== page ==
The socially embedded nature of literacy is such an enormously large concept and category that it is impossible to fully cover it in one blog post. It is something that can be written about for decades without being entirely understood or explored. So I certainly won’t come to any definitive conclusions here today. What I want to do, instead, is to synthesize the concepts of sponsorship and bilingualism, especially as it pertains to the duty of composition instructors the linguistic heritage of students.
Because literacy sponsors have such a tremendous impact on the literacy practices and events of students, they have to take responsibility for the biases and beliefs that define their views of what literacy is. This might sound like an obvious statement, but as we saw in Moll & Gonzalez and Dyson & Smitherman’s articles, literacy sponsors (i.e. teachers, family members, and media sources) are the elements that influence whether or not students maintain their dialects and culturally embedded language practices. These practices are incredibly valuable, not only to students and their families, but also to our culture (whether we acknowledge it or not). After all, the United States is one of the only countries in the Western world where bilingualism is the exception, not the norm.
I believe it is our responsibility as writing instructors to teach grammar in so far as it relates to fluid thoughts and the presentation of critical thinking. But when a focus on grammar begins to impede a student’s voice it becomes problematic. We can see this through the students who become frustrated and unable to write because they are afraid of making grammar mistakes or afraid of using the wrong words. This happens even at the collegiate level of writing. Therefore, even though understanding the culturally based linguistic practices of students is a skill that can only develop over years of practice and study, we owe it to our students to allow them to express themselves in ways that respect the cultures they come from. We can certainly help them learn how to write in a variety of voices in order to appease the audiences that will demand linguistic conformity, but we can also teach them how to subvert the cultural norms by maintaining their heritage and linguistic voice.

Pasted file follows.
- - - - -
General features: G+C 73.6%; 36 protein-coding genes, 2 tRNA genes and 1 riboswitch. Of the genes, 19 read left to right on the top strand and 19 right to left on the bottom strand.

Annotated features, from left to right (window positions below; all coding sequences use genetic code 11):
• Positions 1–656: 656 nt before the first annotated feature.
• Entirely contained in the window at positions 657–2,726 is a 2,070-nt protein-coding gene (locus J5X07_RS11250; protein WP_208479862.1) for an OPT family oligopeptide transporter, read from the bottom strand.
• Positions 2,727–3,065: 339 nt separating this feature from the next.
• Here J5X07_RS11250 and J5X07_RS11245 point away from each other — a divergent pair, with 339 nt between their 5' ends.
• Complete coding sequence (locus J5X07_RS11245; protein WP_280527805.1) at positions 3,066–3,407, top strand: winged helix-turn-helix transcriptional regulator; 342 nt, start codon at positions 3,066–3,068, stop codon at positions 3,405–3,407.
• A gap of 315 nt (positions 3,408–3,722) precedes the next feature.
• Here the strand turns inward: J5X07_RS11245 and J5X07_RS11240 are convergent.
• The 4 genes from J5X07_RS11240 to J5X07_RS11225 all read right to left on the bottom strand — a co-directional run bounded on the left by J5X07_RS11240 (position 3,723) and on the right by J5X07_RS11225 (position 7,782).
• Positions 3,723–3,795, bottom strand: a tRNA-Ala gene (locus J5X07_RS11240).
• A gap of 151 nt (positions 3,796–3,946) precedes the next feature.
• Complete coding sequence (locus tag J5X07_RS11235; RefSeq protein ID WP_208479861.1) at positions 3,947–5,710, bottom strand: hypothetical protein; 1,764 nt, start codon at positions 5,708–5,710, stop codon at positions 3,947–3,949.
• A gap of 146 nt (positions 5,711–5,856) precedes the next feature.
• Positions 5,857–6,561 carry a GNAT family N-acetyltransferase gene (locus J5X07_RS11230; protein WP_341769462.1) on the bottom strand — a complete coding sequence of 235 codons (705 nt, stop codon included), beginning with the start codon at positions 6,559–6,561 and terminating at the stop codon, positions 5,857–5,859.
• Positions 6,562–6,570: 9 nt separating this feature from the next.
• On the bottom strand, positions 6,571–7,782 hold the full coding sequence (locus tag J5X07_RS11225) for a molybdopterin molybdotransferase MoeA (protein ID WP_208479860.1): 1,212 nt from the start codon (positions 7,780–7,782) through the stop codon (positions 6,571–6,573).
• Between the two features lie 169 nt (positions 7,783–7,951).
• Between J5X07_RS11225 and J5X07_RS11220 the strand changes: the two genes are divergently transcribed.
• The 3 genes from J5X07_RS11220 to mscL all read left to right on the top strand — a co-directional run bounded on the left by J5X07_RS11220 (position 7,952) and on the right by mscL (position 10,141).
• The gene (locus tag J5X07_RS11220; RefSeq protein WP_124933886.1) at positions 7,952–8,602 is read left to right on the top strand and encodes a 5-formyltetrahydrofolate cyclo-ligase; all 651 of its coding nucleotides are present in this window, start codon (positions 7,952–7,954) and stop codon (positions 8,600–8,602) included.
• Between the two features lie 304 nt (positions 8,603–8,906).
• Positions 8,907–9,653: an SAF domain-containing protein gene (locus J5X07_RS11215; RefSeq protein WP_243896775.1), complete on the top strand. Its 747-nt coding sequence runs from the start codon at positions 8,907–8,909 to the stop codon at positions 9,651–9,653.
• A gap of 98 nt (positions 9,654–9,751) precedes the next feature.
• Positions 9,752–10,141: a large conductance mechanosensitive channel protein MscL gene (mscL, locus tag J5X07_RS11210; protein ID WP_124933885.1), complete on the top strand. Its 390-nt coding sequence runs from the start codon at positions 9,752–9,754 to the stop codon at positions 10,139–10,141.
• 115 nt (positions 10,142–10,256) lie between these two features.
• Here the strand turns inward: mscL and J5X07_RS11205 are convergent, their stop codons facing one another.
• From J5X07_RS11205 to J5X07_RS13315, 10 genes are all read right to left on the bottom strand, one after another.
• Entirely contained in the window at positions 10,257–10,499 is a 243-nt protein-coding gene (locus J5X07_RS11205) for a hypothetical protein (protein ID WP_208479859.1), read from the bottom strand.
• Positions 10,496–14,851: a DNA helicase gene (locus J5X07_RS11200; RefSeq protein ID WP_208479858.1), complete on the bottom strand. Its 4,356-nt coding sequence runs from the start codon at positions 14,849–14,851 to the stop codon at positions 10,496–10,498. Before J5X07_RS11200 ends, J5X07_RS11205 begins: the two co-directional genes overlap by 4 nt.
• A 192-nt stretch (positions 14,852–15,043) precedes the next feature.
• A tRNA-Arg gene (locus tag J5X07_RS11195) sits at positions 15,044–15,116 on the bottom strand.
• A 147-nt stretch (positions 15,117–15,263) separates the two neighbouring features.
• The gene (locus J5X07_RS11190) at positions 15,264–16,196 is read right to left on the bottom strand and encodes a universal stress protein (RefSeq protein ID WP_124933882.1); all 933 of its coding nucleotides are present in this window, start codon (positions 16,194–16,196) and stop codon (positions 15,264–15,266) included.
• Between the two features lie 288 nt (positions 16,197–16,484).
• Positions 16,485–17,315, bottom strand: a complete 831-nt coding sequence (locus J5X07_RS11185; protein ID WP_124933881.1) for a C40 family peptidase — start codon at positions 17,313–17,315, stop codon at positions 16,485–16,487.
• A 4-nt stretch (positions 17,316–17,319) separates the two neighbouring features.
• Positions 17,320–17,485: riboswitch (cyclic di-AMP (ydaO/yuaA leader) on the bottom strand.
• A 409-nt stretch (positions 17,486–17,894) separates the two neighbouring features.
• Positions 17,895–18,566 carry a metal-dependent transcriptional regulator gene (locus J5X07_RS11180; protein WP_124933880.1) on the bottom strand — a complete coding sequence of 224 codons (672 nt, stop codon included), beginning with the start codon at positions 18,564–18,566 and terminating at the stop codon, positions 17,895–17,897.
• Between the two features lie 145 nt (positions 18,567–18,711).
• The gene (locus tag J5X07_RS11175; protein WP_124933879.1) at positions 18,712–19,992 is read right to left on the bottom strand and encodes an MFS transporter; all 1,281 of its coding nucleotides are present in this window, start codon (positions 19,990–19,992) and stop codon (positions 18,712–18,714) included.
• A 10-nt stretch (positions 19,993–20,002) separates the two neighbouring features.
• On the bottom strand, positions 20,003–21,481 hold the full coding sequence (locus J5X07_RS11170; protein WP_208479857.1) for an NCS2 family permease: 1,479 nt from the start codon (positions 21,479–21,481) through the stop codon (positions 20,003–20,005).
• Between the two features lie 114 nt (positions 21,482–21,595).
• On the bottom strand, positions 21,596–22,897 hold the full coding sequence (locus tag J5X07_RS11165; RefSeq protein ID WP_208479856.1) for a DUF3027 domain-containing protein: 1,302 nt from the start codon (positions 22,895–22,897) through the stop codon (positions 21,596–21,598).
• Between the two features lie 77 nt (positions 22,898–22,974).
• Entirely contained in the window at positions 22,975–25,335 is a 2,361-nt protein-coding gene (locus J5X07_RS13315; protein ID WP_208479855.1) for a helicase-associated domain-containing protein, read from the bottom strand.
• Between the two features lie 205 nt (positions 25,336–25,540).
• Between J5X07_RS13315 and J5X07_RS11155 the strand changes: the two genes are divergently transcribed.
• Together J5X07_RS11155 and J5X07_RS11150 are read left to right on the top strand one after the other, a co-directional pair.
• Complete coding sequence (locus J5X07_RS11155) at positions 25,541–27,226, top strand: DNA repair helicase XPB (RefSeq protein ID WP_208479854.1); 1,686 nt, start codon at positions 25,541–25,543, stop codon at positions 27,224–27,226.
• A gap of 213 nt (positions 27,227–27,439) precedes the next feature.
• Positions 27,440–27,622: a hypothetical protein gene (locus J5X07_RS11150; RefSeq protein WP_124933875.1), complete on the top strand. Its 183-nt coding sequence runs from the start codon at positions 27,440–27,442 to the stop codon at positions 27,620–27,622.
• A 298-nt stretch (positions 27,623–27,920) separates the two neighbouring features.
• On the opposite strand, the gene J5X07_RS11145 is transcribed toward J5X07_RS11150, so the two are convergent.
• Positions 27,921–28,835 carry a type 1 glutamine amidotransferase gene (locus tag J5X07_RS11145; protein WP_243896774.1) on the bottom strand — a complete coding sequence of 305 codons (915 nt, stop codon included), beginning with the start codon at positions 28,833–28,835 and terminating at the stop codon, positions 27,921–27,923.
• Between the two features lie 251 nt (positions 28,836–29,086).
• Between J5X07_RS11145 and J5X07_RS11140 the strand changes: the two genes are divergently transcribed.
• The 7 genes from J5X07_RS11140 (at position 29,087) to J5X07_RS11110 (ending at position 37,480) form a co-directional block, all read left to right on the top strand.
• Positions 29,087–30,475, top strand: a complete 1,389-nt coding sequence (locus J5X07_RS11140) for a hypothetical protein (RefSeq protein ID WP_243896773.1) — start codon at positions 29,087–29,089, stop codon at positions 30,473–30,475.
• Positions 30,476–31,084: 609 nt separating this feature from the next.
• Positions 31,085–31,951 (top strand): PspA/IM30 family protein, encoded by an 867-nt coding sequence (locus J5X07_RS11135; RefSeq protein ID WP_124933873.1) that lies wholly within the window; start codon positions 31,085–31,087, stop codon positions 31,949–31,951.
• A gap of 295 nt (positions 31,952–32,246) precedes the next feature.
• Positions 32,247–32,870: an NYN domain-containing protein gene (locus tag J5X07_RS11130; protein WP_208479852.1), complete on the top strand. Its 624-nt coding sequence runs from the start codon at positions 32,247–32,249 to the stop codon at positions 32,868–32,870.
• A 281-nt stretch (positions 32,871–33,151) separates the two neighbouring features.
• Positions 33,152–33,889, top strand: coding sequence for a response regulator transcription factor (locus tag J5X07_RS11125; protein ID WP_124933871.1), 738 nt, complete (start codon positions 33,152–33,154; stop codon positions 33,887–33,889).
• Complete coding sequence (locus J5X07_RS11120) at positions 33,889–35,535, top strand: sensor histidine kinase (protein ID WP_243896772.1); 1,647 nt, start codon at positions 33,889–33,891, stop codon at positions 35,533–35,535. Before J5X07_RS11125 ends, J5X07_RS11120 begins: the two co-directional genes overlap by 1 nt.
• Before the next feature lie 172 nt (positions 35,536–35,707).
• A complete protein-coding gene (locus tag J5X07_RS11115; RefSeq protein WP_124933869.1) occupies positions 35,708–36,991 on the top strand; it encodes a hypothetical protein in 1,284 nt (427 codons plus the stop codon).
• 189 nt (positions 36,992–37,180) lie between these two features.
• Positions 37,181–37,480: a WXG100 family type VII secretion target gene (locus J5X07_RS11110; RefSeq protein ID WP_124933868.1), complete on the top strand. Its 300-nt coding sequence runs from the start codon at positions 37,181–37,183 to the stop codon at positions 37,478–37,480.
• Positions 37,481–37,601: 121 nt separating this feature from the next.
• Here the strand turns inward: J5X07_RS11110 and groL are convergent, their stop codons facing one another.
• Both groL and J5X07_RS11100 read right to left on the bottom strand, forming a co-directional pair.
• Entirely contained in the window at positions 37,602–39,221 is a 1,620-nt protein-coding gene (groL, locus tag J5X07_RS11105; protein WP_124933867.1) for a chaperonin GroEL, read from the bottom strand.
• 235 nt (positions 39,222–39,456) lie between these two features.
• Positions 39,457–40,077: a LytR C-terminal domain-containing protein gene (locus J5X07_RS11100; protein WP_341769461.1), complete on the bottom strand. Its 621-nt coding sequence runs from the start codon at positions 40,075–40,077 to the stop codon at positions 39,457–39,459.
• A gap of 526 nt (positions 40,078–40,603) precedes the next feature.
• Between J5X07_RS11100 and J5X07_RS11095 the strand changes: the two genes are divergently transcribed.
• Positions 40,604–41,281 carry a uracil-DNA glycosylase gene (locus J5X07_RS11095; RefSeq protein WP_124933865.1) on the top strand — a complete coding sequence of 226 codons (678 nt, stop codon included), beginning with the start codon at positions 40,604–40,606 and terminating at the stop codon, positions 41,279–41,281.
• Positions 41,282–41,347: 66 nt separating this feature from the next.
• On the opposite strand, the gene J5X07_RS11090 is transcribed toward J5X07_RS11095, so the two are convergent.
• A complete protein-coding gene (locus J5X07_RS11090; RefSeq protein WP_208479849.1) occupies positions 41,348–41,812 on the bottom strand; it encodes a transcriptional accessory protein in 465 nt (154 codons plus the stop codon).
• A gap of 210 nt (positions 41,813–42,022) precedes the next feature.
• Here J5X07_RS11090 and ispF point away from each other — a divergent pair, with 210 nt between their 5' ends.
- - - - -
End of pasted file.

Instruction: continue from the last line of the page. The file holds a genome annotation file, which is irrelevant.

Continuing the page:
But let’s get to the real talk. As a very white, very monolingual person, in many ways I do not feel qualified to teach bilingual learners how to embrace bidialectalcism. I feel that students would have more to teach me about their dialects and their ability to express ideas than I could ever hope to teach them. I value the research of people like Moll & Gonzalez and Dyson & Smitherman, but I also feel like much of these concepts must be learned from practice, not textbooks. As long as a teacher creates a class where students can embrace their own literacy practices while also learning how to adapt (not assimilate!) to “traditional” linguistic practices, I think students can continue to value and expand their local literacy practices in meaningful ways.